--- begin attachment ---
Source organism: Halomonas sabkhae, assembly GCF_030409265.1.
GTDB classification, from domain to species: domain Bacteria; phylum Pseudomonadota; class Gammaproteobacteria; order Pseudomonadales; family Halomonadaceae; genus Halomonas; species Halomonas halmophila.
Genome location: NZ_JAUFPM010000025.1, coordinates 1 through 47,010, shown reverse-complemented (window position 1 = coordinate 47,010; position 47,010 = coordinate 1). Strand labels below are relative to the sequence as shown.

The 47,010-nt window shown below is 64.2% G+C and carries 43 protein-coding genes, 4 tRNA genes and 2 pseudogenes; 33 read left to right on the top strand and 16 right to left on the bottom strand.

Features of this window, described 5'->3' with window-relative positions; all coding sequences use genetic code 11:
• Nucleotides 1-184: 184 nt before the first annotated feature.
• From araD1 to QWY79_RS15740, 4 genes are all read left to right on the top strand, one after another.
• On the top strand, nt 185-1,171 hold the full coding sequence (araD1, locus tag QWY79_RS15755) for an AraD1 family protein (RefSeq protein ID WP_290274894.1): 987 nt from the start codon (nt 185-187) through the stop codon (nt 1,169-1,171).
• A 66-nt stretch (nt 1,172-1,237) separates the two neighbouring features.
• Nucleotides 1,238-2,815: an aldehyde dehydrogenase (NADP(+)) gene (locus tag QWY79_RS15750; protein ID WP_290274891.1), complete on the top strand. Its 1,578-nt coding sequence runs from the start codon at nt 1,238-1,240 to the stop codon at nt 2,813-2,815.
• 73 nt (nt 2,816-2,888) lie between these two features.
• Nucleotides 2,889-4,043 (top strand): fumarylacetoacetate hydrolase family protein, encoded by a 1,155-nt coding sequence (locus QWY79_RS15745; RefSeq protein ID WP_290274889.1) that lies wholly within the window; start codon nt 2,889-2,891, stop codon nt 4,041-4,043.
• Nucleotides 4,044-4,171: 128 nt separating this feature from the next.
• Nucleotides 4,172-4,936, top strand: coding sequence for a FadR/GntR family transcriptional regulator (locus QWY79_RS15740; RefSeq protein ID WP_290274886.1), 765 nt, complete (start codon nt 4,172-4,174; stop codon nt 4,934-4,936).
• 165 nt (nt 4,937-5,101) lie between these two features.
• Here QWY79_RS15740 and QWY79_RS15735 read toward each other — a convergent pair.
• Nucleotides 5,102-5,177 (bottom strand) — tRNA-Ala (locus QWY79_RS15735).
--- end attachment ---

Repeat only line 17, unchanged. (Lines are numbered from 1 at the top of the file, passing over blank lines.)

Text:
• Nucleotides 5,102-5,177 (bottom strand) — tRNA-Ala (locus QWY79_RS15735).